05262010_Micmacs2.jpgDespite that political edge, “Micmacs” is more lighthearted than your last film, “A Very Long Engagement.” Do you feel the need to balance comedic and dramatic films?

No, it was because I wanted to make a film very fast. With “Micmacs,” I could make three different films — the story of revenge, the story with the band of weird people, and the weapons issue — and I tried to make one film with three different feelings in it. I was concerned. I thought “Oh my god, this issue with the weapons deal, with the slapstick…” But to reassure me, I thought about “Dr. Strangelove” and “The Great Dictator,” and I thought okay, maybe its possible to make a comedy with a serious issue.

As a director with a very particular style, how do you make sure with each new project that you stay true to your creative instincts without repeating yourself?

I repeat myself. I think every director does the same thing all the time, but when you have a strong style, it’s more obvious. If you don’t have a style, nobody can see it. But everybody does the same thing. Except if you are, for example, Ang Lee or Ridley Scott, because they don’t write the script. The studio proposes a film to them, and they say okay, Middle Age, no problem, sci-fi, no problem.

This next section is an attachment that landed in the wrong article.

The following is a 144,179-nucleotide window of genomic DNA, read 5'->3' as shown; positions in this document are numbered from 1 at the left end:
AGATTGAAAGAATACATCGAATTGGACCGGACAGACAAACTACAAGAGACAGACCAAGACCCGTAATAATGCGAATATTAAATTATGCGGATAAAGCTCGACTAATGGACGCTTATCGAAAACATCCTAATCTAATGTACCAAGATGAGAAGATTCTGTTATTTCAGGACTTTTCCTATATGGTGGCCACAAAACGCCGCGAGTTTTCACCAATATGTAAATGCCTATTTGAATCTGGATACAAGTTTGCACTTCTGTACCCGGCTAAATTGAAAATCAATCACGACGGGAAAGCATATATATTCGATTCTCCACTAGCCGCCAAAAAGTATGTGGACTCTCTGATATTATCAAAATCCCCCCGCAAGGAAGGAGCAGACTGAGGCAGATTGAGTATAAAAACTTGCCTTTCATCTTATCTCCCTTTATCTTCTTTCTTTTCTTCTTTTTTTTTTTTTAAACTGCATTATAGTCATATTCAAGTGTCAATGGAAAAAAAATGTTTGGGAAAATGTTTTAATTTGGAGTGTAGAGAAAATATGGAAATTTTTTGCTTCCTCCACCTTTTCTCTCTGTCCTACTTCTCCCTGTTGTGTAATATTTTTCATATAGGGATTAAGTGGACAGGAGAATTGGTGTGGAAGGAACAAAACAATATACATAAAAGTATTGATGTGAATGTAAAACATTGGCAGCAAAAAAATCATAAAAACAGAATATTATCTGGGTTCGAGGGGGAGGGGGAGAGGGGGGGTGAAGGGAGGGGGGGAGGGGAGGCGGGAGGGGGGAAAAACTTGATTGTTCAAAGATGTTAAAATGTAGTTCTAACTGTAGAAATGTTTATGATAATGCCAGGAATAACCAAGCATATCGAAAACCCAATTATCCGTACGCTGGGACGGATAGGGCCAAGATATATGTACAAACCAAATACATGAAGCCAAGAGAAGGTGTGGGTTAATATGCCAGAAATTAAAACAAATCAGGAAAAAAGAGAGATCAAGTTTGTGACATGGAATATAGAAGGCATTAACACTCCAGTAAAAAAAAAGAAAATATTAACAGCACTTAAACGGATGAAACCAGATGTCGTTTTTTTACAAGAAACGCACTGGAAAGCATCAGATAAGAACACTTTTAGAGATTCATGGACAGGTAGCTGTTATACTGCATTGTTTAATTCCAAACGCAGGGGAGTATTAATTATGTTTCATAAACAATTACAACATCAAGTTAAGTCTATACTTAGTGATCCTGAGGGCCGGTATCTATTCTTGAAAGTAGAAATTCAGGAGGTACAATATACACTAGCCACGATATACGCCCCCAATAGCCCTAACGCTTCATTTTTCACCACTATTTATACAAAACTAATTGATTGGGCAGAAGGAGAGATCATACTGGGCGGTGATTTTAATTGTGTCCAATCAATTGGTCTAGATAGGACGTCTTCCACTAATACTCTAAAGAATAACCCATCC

05262010_Micmacs9.jpgAnd when you see Emir Kusturica or Tim Burton, it’s a little bit dangerous, because I love auteurs with a strong style, but of course, after a while, you get tired of the style, you think, “All the time, they do the same job.” That’s the reason I try to alternate between adapting books and doing my own things. I was supposed to make an adaptation of “Life of Pi,” and it would have been very different — a tiger and a kid in a lifeboat. And I would have made it with my own tweaks and recipes. For my next project, I’m looking for a book, just to change.